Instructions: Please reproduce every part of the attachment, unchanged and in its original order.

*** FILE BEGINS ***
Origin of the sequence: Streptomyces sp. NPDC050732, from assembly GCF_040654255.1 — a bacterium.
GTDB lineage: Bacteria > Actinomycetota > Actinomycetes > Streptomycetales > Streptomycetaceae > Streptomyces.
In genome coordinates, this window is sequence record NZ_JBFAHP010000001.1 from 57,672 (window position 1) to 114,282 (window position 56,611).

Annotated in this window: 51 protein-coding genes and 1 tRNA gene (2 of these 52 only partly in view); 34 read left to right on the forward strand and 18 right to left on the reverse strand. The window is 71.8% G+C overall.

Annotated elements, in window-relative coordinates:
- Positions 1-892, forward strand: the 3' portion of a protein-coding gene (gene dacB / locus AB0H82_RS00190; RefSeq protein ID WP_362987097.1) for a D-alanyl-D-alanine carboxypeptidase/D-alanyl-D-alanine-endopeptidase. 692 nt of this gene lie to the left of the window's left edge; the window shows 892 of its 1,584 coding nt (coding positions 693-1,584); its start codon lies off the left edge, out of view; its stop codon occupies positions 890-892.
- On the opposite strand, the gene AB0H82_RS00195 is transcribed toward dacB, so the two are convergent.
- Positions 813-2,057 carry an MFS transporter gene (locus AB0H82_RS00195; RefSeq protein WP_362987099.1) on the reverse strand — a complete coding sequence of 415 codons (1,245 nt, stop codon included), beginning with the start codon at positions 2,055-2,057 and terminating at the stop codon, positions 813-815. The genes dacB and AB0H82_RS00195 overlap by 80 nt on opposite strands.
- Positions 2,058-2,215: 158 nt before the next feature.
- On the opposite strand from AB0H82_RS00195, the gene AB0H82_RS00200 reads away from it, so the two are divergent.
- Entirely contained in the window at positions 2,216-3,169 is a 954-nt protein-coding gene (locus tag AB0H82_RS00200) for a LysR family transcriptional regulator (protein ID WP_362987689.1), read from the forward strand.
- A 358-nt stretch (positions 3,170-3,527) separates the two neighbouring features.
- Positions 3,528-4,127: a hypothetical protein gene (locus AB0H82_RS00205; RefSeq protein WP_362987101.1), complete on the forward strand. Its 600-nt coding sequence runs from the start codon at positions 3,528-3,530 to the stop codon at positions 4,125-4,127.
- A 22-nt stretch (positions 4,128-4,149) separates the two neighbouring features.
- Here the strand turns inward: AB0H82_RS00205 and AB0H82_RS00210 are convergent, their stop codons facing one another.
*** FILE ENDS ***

Origin of the sequence: Streptomyces sp. NPDC050732, from assembly GCF_040654255.1 — a bacterium.
GTDB lineage: Bacteria > Actinomycetota > Actinomycetes > Streptomycetales > Streptomycetaceae > Streptomyces.
In genome coordinates, this window is sequence record NZ_JBFAHP010000001.1 from 57,672 (window position 1) to 114,282 (window position 56,611).

Annotated in this window: 51 protein-coding genes and 1 tRNA gene (2 of these 52 only partly in view); 34 read left to right on the forward strand and 18 right to left on the reverse strand. The window is 71.8% G+C overall.

Annotated elements, in window-relative coordinates:
- Positions 1-892, forward strand: the 3' portion of a protein-coding gene (gene dacB / locus AB0H82_RS00190; RefSeq protein ID WP_362987097.1) for a D-alanyl-D-alanine carboxypeptidase/D-alanyl-D-alanine-endopeptidase. 692 nt of this gene lie to the left of the window's left edge; the window shows 892 of its 1,584 coding nt (coding positions 693-1,584); its start codon lies off the left edge, out of view; its stop codon occupies positions 890-892.
- On the opposite strand, the gene AB0H82_RS00195 is transcribed toward dacB, so the two are convergent.
- Positions 813-2,057 carry an MFS transporter gene (locus AB0H82_RS00195; RefSeq protein WP_362987099.1) on the reverse strand — a complete coding sequence of 415 codons (1,245 nt, stop codon included), beginning with the start codon at positions 2,055-2,057 and terminating at the stop codon, positions 813-815. The genes dacB and AB0H82_RS00195 overlap by 80 nt on opposite strands.
- Positions 2,058-2,215: 158 nt before the next feature.
- On the opposite strand from AB0H82_RS00195, the gene AB0H82_RS00200 reads away from it, so the two are divergent.
- Entirely contained in the window at positions 2,216-3,169 is a 954-nt protein-coding gene (locus tag AB0H82_RS00200) for a LysR family transcriptional regulator (protein ID WP_362987689.1), read from the forward strand.
- A 358-nt stretch (positions 3,170-3,527) separates the two neighbouring features.
- Positions 3,528-4,127: a hypothetical protein gene (locus AB0H82_RS00205; RefSeq protein WP_362987101.1), complete on the forward strand. Its 600-nt coding sequence runs from the start codon at positions 3,528-3,530 to the stop codon at positions 4,125-4,127.
- A 22-nt stretch (positions 4,128-4,149) separates the two neighbouring features.
- Here the strand turns inward: AB0H82_RS00205 and AB0H82_RS00210 are convergent, their stop codons facing one another.